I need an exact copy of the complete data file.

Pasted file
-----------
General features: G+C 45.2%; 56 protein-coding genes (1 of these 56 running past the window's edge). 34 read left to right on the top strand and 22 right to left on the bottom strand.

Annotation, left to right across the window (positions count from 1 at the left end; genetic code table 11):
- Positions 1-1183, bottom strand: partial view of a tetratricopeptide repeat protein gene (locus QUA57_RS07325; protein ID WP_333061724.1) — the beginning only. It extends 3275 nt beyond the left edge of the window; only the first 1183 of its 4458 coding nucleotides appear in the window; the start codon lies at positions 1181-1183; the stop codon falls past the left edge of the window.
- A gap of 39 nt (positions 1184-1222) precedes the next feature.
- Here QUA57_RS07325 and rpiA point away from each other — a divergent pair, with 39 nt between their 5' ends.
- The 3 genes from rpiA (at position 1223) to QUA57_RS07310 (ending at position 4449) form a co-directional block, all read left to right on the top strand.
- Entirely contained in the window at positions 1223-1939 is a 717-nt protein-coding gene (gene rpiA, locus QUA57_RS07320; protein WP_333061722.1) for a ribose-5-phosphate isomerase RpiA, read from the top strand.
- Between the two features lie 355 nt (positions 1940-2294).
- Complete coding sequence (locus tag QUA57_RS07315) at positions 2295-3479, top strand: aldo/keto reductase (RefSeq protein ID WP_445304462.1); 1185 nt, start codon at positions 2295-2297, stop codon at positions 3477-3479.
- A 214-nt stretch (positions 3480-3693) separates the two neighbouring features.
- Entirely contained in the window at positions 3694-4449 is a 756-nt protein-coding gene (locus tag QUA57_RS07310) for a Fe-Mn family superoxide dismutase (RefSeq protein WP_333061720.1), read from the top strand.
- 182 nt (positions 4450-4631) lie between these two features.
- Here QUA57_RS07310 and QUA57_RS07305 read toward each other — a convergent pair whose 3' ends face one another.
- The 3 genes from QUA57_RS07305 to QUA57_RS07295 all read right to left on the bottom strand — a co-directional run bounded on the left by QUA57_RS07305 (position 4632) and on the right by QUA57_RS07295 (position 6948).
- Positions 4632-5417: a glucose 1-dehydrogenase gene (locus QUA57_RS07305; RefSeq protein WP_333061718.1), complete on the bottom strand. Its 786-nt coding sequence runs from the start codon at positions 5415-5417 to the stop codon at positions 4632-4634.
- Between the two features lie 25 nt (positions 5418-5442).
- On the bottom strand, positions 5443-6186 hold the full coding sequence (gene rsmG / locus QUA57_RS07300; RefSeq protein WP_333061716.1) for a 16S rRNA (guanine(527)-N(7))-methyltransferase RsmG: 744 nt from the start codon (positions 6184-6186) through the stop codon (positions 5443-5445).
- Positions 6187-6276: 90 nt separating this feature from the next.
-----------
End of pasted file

General features: G+C 45.2%; 56 protein-coding genes (1 of these 56 running past the window's edge). 34 read left to right on the top strand and 22 right to left on the bottom strand.

Annotation, left to right across the window (positions count from 1 at the left end; genetic code table 11):
- Positions 1-1183, bottom strand: partial view of a tetratricopeptide repeat protein gene (locus QUA57_RS07325; protein ID WP_333061724.1) — the beginning only. It extends 3275 nt beyond the left edge of the window; only the first 1183 of its 4458 coding nucleotides appear in the window; the start codon lies at positions 1181-1183; the stop codon falls past the left edge of the window.
- A gap of 39 nt (positions 1184-1222) precedes the next feature.
- Here QUA57_RS07325 and rpiA point away from each other — a divergent pair, with 39 nt between their 5' ends.
- The 3 genes from rpiA (at position 1223) to QUA57_RS07310 (ending at position 4449) form a co-directional block, all read left to right on the top strand.
- Entirely contained in the window at positions 1223-1939 is a 717-nt protein-coding gene (gene rpiA, locus QUA57_RS07320; protein WP_333061722.1) for a ribose-5-phosphate isomerase RpiA, read from the top strand.
- Between the two features lie 355 nt (positions 1940-2294).
- Complete coding sequence (locus tag QUA57_RS07315) at positions 2295-3479, top strand: aldo/keto reductase (RefSeq protein ID WP_445304462.1); 1185 nt, start codon at positions 2295-2297, stop codon at positions 3477-3479.
- A 214-nt stretch (positions 3480-3693) separates the two neighbouring features.
- Entirely contained in the window at positions 3694-4449 is a 756-nt protein-coding gene (locus tag QUA57_RS07310) for a Fe-Mn family superoxide dismutase (RefSeq protein WP_333061720.1), read from the top strand.
- 182 nt (positions 4450-4631) lie between these two features.
- Here QUA57_RS07310 and QUA57_RS07305 read toward each other — a convergent pair whose 3' ends face one another.
- The 3 genes from QUA57_RS07305 to QUA57_RS07295 all read right to left on the bottom strand — a co-directional run bounded on the left by QUA57_RS07305 (position 4632) and on the right by QUA57_RS07295 (position 6948).
- Positions 4632-5417: a glucose 1-dehydrogenase gene (locus QUA57_RS07305; RefSeq protein WP_333061718.1), complete on the bottom strand. Its 786-nt coding sequence runs from the start codon at positions 5415-5417 to the stop codon at positions 4632-4634.
- Between the two features lie 25 nt (positions 5418-5442).
- On the bottom strand, positions 5443-6186 hold the full coding sequence (gene rsmG / locus QUA57_RS07300; RefSeq protein WP_333061716.1) for a 16S rRNA (guanine(527)-N(7))-methyltransferase RsmG: 744 nt from the start codon (positions 6184-6186) through the stop codon (positions 5443-5445).
- Positions 6187-6276: 90 nt separating this feature from the next.